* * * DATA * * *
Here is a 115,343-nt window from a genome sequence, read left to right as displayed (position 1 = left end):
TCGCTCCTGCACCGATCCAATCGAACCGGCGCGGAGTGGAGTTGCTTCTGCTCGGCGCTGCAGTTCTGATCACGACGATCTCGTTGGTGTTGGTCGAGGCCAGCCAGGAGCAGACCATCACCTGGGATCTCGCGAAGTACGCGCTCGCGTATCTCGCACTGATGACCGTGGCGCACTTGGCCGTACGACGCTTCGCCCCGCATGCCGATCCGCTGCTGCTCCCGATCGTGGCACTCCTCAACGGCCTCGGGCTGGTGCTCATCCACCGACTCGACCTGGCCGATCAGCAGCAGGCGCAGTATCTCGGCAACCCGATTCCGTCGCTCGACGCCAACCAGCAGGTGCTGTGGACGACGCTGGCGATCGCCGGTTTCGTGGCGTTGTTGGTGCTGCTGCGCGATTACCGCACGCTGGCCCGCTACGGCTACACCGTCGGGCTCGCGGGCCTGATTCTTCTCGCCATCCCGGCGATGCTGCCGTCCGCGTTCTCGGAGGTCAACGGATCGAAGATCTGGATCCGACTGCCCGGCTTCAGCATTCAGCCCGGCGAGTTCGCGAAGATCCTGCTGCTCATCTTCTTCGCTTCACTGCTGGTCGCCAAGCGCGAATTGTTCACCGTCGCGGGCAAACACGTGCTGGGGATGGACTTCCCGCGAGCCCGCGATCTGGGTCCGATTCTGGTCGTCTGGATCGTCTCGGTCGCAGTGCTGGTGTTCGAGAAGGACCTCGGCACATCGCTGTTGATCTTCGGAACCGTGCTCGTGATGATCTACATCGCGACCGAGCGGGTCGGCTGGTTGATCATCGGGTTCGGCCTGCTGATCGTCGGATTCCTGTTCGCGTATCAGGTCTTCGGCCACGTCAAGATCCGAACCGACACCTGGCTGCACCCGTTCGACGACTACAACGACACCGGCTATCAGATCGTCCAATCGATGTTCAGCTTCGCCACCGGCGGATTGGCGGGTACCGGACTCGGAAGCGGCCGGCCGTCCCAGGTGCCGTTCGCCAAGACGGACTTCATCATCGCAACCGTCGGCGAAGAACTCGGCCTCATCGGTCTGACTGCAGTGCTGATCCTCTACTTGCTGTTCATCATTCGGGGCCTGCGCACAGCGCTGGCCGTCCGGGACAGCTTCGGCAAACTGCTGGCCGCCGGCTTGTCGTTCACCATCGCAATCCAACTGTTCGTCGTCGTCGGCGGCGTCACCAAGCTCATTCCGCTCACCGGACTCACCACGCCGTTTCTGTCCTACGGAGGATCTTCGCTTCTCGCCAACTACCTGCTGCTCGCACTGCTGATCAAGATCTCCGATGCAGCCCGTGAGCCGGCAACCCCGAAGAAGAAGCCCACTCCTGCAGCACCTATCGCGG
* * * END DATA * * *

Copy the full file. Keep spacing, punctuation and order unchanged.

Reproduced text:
Here is a 115,343-nt window from a genome sequence, read left to right as displayed (position 1 = left end):
TCGCTCCTGCACCGATCCAATCGAACCGGCGCGGAGTGGAGTTGCTTCTGCTCGGCGCTGCAGTTCTGATCACGACGATCTCGTTGGTGTTGGTCGAGGCCAGCCAGGAGCAGACCATCACCTGGGATCTCGCGAAGTACGCGCTCGCGTATCTCGCACTGATGACCGTGGCGCACTTGGCCGTACGACGCTTCGCCCCGCATGCCGATCCGCTGCTGCTCCCGATCGTGGCACTCCTCAACGGCCTCGGGCTGGTGCTCATCCACCGACTCGACCTGGCCGATCAGCAGCAGGCGCAGTATCTCGGCAACCCGATTCCGTCGCTCGACGCCAACCAGCAGGTGCTGTGGACGACGCTGGCGATCGCCGGTTTCGTGGCGTTGTTGGTGCTGCTGCGCGATTACCGCACGCTGGCCCGCTACGGCTACACCGTCGGGCTCGCGGGCCTGATTCTTCTCGCCATCCCGGCGATGCTGCCGTCCGCGTTCTCGGAGGTCAACGGATCGAAGATCTGGATCCGACTGCCCGGCTTCAGCATTCAGCCCGGCGAGTTCGCGAAGATCCTGCTGCTCATCTTCTTCGCTTCACTGCTGGTCGCCAAGCGCGAATTGTTCACCGTCGCGGGCAAACACGTGCTGGGGATGGACTTCCCGCGAGCCCGCGATCTGGGTCCGATTCTGGTCGTCTGGATCGTCTCGGTCGCAGTGCTGGTGTTCGAGAAGGACCTCGGCACATCGCTGTTGATCTTCGGAACCGTGCTCGTGATGATCTACATCGCGACCGAGCGGGTCGGCTGGTTGATCATCGGGTTCGGCCTGCTGATCGTCGGATTCCTGTTCGCGTATCAGGTCTTCGGCCACGTCAAGATCCGAACCGACACCTGGCTGCACCCGTTCGACGACTACAACGACACCGGCTATCAGATCGTCCAATCGATGTTCAGCTTCGCCACCGGCGGATTGGCGGGTACCGGACTCGGAAGCGGCCGGCCGTCCCAGGTGCCGTTCGCCAAGACGGACTTCATCATCGCAACCGTCGGCGAAGAACTCGGCCTCATCGGTCTGACTGCAGTGCTGATCCTCTACTTGCTGTTCATCATTCGGGGCCTGCGCACAGCGCTGGCCGTCCGGGACAGCTTCGGCAAACTGCTGGCCGCCGGCTTGTCGTTCACCATCGCAATCCAACTGTTCGTCGTCGTCGGCGGCGTCACCAAGCTCATTCCGCTCACCGGACTCACCACGCCGTTTCTGTCCTACGGAGGATCTTCGCTTCTCGCCAACTACCTGCTGCTCGCACTGCTGATCAAGATCTCCGATGCAGCCCGTGAGCCGGCAACCCCGAAGAAGAAGCCCACTCCTGCAGCACCTATCGCGG